Maybe that means therapy or maybe it means a lot of time spent just thinking. Maybe it means taking a break from dating and maybe you can do both at the same time. It looks different for everyone and it’s your call. Do whatever works for you.

3. Reframe Dating

Once you are ready to re-enter the dating world, look at your attitude towards dating in general. While in a tired-of-being-single phase, you can easily find yourself hoping every day is the day you meet him/her, and that every date might be your last first date. That is A LOT of pressure to put on any given day and any given date. It causes a rollercoaster of emotions that only feeds into the panic and fear you are trying to remove.

There is a healthier way to approach dating that won’t throw your psyche for such a loop. Think of dating as expanding your network. You are simply meeting someone new. Yes, maybe they will end up being The One. But they also might end up being a great business contact or know someone who could help you get your dream job or be your connection to an incredible new group of friends. There is a lot any given person has to offer. Stop approaching the situation like there is one thing and one thing only that matters to you. Instead, get curious about who they are and open your mind to all the ways your lives could intersect.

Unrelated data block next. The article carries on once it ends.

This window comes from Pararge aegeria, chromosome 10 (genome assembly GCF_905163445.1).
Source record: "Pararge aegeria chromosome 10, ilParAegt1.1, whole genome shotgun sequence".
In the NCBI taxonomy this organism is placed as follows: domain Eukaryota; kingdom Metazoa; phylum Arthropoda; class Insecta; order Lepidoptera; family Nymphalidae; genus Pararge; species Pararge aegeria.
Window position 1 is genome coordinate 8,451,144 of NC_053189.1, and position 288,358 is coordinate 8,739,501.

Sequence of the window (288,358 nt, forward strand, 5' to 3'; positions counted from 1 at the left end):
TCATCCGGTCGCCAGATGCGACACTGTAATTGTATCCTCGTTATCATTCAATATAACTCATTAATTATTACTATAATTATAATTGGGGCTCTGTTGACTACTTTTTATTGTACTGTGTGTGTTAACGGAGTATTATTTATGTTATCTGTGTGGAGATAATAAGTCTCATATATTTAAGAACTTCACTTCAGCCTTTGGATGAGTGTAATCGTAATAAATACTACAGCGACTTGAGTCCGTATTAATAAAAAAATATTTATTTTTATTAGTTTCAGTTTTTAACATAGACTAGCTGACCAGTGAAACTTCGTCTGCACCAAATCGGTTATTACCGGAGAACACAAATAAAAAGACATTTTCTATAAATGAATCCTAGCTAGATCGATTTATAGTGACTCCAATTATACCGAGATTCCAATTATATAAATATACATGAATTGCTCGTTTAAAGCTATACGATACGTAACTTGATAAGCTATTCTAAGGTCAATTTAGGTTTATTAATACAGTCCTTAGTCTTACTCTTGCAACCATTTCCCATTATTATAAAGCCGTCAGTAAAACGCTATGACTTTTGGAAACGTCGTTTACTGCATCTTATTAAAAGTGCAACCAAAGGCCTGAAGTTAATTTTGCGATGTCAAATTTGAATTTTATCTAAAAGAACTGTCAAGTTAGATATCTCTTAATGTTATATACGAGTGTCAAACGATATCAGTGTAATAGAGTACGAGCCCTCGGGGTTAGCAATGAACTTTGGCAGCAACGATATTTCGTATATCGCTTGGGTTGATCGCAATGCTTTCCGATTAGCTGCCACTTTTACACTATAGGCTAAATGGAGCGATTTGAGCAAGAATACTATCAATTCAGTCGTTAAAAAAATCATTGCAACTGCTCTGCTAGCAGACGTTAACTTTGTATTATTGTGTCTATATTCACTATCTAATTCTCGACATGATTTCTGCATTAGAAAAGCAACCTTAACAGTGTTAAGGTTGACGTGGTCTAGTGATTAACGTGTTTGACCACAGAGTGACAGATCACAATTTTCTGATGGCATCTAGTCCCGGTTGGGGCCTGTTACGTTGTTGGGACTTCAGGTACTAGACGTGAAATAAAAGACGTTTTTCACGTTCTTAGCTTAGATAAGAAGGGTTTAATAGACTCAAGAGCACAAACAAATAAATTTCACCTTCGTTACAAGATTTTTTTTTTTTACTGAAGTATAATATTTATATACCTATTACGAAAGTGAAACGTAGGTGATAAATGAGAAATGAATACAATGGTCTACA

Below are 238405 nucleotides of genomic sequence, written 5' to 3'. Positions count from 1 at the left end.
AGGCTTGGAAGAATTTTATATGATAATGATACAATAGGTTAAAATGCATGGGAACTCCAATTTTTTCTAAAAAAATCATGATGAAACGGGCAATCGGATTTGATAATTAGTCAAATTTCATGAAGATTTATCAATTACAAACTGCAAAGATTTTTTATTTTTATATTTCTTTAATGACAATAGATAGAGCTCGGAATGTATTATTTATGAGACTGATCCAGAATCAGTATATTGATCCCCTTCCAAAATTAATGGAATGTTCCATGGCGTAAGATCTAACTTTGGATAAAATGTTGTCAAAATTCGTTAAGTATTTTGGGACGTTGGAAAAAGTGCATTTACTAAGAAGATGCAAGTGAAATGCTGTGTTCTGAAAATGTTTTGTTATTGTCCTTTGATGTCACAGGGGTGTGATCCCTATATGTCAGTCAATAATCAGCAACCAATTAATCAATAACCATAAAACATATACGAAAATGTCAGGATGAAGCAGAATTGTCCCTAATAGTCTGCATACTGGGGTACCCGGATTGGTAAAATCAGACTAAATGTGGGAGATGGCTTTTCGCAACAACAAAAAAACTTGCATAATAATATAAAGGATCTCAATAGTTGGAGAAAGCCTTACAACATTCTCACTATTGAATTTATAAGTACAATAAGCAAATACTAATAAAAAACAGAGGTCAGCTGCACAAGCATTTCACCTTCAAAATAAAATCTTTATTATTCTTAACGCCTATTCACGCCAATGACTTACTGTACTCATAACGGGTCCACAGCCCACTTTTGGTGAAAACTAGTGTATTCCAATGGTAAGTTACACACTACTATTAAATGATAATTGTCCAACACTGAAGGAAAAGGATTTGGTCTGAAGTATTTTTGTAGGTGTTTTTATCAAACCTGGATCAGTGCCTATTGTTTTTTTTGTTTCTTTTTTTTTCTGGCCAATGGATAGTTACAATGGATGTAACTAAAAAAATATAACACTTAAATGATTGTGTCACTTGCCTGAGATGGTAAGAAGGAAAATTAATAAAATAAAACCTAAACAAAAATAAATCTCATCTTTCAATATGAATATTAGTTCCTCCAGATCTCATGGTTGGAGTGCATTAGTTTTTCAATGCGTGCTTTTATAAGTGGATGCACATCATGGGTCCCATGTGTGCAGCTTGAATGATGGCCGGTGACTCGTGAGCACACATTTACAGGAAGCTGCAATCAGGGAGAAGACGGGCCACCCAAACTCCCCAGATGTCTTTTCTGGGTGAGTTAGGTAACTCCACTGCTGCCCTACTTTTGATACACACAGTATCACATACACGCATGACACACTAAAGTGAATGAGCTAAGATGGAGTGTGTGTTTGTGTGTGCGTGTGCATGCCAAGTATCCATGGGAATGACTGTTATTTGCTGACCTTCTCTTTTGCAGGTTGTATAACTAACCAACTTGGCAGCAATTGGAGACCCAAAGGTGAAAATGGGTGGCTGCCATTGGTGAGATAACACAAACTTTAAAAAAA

Ultimately, life is about connection, but so often we don’t truly connect because we don’t try to really see each other, nor do we really reveal ourselves. Practice actually wanting to know the person sitting across from you and share who you are without it being filtered by hidden hopes they will like you or your aspirations for life will perfectly align. Remember, you are enough. You don’t need this date to be the beginning of forever. This date is simply an opportunity to share and connect with another person, and that is always time well spent. Thought Catalog Logo Mark

Author of I Gave Up Men for Lent and host of The Better You podcast